Adèle Ratignolle is what Léonce Pontellier calls a "mother-woman" in The Awakening by Kate Chopin. He describes all mother-women this way:
It was easy to know them, fluttering about with extended, protecting wings when any harm, real or imaginary, threatened their precious brood. They were women who idolized their children, worshiped their husbands, and esteemed it a holy privilege to efface themselves as individuals and grow wings as ministering angels.
Adèle and the other Creole women on the Grand Isle for the summers are nurturing women who always put their husbands' and children's needs above their own. When they are not comforting a child, they are making certain that their husbands' favorite meal is being prepared. If they are not looking ahead and making winter clothing for their children, they are doing some form of needlework to adorn their houses or give as gifts. The husbands who are not on the Isle for the week are looking forward to going there for the weekend to be petted and catered to by their charming wives--or to being allowed to do whatever they wish, knowing their mother-women will not mind.
Another quality Adèle and the others share is their complete lack of modesty in conversation, an absolute contrast to their modest behavior.
A characteristic which distinguished them and which impressed Mrs. Pontellier most forcibly was their entire absence of prudery. Their freedom of expression was at first incomprehensible to her, though she had no difficulty in reconciling it with a lofty chastity which in the Creole woman seems to be inborn and unmistakable.
This is why these mother-women do not take Robert Lebrun's outrageous and dramatic flirtations seriously and why Adèle speaks to Robert privately about his behavior with Edna. She tells him Edna is not like them, and she is right. These mother-women are content because they find their worth and satisfaction in spending their lives on others.
Edna is not a mother-woman, though her husband feels traitorous when he says it. The Pontellier children are not loved by their mother as the other children on the Isle are loved by theirs.
If one of the little Pontellier boys took a tumble whilst at play, he was not apt to rush crying to his mother's arms for comfort; he would more likely pick himself up, wipe the water out of his eves and the sand out of his mouth, and go on playing. Tots as they were, they pulled together and stood their ground in childish battles with doubled fists and uplifted voices, which usually prevailed against the other mother-tots.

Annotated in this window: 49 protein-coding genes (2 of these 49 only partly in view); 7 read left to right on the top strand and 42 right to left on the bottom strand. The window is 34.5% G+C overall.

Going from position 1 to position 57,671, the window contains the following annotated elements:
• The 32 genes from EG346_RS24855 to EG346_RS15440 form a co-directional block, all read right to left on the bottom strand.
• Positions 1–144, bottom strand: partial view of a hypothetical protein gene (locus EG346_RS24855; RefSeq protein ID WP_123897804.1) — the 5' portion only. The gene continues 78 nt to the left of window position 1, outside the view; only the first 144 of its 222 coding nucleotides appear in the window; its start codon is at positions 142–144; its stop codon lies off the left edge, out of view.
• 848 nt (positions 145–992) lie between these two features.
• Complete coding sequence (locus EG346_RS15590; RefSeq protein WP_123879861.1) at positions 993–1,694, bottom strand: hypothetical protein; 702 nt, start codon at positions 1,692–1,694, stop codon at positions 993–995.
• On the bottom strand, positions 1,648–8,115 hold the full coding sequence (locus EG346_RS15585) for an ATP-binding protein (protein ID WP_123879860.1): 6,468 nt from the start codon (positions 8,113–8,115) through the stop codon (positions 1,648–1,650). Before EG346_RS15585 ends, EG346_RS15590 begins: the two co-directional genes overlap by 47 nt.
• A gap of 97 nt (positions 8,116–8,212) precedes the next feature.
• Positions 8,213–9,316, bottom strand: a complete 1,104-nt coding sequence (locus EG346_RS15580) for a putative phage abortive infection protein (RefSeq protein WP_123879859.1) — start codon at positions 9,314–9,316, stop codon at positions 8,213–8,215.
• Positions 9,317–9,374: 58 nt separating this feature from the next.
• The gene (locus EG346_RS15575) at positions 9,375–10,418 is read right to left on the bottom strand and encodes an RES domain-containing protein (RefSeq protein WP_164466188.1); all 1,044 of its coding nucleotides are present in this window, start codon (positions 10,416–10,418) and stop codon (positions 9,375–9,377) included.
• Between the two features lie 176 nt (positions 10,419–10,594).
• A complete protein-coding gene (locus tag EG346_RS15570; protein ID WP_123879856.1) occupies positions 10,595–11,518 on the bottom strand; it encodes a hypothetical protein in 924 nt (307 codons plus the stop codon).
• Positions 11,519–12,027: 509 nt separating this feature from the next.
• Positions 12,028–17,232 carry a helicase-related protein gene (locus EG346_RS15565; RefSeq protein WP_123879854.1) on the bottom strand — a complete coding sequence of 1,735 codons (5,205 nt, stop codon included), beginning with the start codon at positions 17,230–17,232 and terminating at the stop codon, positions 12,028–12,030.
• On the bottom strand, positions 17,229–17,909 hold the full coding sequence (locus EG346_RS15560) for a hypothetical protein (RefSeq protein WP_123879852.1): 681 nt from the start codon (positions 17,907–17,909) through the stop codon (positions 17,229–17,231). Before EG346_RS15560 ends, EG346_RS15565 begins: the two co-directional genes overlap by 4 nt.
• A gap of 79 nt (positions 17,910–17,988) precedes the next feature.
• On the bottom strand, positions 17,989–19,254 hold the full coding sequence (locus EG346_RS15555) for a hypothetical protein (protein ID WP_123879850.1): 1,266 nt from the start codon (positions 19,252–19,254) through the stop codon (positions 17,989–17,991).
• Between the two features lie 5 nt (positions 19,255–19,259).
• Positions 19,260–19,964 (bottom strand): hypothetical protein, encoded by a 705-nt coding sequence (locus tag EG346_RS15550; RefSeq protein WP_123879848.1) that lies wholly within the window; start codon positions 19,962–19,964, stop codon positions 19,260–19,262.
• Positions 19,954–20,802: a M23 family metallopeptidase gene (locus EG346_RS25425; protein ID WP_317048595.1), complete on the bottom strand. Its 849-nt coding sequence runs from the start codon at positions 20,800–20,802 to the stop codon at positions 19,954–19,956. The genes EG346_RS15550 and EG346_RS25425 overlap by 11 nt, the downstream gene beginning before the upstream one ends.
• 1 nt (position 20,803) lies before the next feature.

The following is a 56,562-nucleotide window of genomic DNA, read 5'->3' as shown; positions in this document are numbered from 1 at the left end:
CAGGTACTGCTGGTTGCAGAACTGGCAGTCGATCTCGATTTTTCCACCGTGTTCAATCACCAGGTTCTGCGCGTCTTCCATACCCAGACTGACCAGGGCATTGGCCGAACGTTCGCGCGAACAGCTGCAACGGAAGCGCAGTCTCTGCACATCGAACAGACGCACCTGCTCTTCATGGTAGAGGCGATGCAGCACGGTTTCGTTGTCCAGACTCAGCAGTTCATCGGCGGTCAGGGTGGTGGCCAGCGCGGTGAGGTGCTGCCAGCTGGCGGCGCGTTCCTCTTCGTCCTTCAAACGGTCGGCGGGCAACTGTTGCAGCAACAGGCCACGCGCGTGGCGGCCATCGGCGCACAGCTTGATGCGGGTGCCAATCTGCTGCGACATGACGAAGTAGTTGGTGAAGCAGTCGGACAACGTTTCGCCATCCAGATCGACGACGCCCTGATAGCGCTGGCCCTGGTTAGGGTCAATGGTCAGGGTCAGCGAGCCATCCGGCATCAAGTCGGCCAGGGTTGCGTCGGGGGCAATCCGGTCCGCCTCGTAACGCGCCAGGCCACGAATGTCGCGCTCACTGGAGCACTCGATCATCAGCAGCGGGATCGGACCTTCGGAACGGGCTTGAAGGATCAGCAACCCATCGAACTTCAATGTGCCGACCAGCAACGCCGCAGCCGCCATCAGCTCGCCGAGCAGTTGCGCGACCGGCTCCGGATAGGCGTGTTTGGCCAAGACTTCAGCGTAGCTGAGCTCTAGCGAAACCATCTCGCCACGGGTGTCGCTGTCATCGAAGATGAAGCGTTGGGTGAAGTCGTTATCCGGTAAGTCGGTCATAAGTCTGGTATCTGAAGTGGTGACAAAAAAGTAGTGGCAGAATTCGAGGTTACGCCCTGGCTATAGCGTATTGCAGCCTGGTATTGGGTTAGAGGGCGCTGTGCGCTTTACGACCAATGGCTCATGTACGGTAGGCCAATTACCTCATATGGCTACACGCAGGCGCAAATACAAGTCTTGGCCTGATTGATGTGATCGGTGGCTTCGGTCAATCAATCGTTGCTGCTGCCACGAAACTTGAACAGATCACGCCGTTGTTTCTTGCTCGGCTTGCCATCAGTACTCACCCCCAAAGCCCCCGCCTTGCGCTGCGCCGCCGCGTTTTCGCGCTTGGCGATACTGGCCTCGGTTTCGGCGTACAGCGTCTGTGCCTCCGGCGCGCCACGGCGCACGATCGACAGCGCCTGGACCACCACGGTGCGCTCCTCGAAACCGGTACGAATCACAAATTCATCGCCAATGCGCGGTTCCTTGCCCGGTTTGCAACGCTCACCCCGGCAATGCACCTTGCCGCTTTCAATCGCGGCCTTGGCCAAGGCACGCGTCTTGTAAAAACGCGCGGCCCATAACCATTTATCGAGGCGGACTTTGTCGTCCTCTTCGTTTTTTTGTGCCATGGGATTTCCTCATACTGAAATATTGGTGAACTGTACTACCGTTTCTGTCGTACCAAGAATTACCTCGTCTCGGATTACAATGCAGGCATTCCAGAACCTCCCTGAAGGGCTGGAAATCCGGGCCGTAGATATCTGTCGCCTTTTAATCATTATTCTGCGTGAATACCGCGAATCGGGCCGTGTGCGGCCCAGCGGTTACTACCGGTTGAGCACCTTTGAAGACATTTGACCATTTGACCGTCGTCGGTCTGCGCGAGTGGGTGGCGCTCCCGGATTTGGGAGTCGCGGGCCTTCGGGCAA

Even more importantly to Léonce is the fact that his wife is not content that he is a good provider who would rather spend time with his friends than his wife and children. He grew up with Creole women, and he does not understand Edna; however, he is content to remain married. In short, Léonce is the perfect husband for a mother-woman, but he did not marry one. Both he and Edna are discontent in their marriage and neither of them knows how to make things better; so he escapes by staying away from her and she escapes by moving away from him and her children.
Adèle's husband is content with his marriage because his wife does all the giving; Adèle is content because she finds her identity in giving. On the other hand, Edna is discontent and unfulfilled in her marriage and eventually turns to other things (and men) to meet her needs. She seeks in vain and ultimately chooses to stop seeking altogether.
Adele is happily married, a devoted wife and mother. She spends her days caring for her children and performing domestic duties. Edna is unhappily married and loves her children, but not in the way a "mother woman" should. Edna's marriage is different from Adele's because Edna does not really love Leonce, her husband, and Adele adores her husband and caters to all of his needs. Edna does not.